Although the club's membership declined sharply towards the end of the last century, in recent years it has reinvented itself as a social organisation open to any journalist with a connection to Liverpool. Despite having no official premises and charging no annual fee, the club frequently invites its members to social occasions in aid of the Journalists' Charity, formerly the Newspaper Press Fund.
Year established: 1908
Famous members include: Tom Baldwin, Arthur Kent
Current number of members: Around 4,000
Cost of membership: Anywhere between $25 and $800 per year, depending on your professional status
The USA's National Press Club, located just off Pennsylvania Avenue in Washington, DC, is celebrating its centenary this year. It boasts an enormous membership of more than 4,000 journalists and media professionals from the US and elsewhere. Founded in 1908 by 32 newspapermen, it aims to promote "free expression, mutual support and social fellowship" among members of the press.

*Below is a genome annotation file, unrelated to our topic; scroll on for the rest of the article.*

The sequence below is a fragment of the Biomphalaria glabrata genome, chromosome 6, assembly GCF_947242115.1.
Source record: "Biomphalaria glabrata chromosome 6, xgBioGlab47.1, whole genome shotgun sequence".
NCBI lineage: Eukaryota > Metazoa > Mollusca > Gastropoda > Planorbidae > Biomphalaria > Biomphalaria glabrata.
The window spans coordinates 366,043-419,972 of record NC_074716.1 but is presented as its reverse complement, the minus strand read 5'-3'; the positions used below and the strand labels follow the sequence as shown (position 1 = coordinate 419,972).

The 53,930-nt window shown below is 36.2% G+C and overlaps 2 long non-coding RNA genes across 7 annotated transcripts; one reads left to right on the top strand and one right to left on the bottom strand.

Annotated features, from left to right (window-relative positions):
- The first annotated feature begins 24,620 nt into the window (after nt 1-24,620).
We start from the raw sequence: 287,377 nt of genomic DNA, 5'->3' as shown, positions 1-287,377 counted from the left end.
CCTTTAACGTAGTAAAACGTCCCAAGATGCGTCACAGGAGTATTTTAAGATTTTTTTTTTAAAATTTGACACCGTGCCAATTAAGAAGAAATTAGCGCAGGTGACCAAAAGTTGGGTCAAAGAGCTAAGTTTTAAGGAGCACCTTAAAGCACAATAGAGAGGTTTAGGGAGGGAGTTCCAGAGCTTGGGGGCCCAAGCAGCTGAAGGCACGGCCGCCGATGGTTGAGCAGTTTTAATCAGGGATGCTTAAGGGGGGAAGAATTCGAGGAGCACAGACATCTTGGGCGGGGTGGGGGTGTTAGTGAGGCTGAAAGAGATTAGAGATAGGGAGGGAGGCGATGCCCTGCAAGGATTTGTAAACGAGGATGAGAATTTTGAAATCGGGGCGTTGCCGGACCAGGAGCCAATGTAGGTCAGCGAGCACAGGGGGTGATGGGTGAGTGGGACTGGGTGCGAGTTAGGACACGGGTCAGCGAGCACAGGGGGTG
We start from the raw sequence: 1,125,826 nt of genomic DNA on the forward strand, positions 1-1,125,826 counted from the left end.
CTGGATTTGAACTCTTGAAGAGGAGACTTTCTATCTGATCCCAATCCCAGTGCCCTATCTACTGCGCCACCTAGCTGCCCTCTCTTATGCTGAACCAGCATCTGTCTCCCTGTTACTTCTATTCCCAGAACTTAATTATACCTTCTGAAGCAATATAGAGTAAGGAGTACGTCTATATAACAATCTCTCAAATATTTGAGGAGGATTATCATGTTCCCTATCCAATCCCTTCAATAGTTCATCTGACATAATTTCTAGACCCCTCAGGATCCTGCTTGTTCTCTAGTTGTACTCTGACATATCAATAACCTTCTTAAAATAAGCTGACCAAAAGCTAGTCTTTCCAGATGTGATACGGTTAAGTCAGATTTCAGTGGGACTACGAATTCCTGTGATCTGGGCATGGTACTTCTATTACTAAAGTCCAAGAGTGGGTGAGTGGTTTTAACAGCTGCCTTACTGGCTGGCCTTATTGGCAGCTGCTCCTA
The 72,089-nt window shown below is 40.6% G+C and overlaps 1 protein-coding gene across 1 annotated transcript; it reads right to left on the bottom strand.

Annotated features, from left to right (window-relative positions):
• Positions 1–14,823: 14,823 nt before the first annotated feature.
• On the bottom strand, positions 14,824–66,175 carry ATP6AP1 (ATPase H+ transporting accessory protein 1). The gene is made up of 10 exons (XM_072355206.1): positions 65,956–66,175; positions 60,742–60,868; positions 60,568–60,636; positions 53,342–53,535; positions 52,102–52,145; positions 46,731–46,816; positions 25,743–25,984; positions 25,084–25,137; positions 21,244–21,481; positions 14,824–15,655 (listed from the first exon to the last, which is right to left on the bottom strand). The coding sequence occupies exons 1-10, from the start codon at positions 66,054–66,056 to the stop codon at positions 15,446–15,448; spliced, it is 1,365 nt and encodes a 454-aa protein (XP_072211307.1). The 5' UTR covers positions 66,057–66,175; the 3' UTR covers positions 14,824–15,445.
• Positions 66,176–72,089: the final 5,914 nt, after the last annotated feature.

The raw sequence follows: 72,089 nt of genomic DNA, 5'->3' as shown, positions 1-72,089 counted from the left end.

Members have included every President since Warren Harding, with many giving speeches at the club's headquarters. In recent times it has provided a venue for several newsworthy figures, including Iranian President Mahmoud Ahmadinejad's speech of September last year and Reverend Jeremiah Wright's inflammatory address in April, which forced Barack Obama to publicly denounce hisformer pastor.
The club is renowned for its star-studded speakers' lunches – there are now around 70 each year – which began in 1932 with an appearance from Franklin D Roosevelt. Guests have included Nikita Khrushchev, Golda Meir, Charles de Gaulle, Nelson Mandela, Yasser Arafat and the Dalai Lama.
Black journalists were admitted from 1955 and women from 1971; membership is now open to all active or ex-journalists, government press officers and anyone considered to be a regular source of news.Reuse content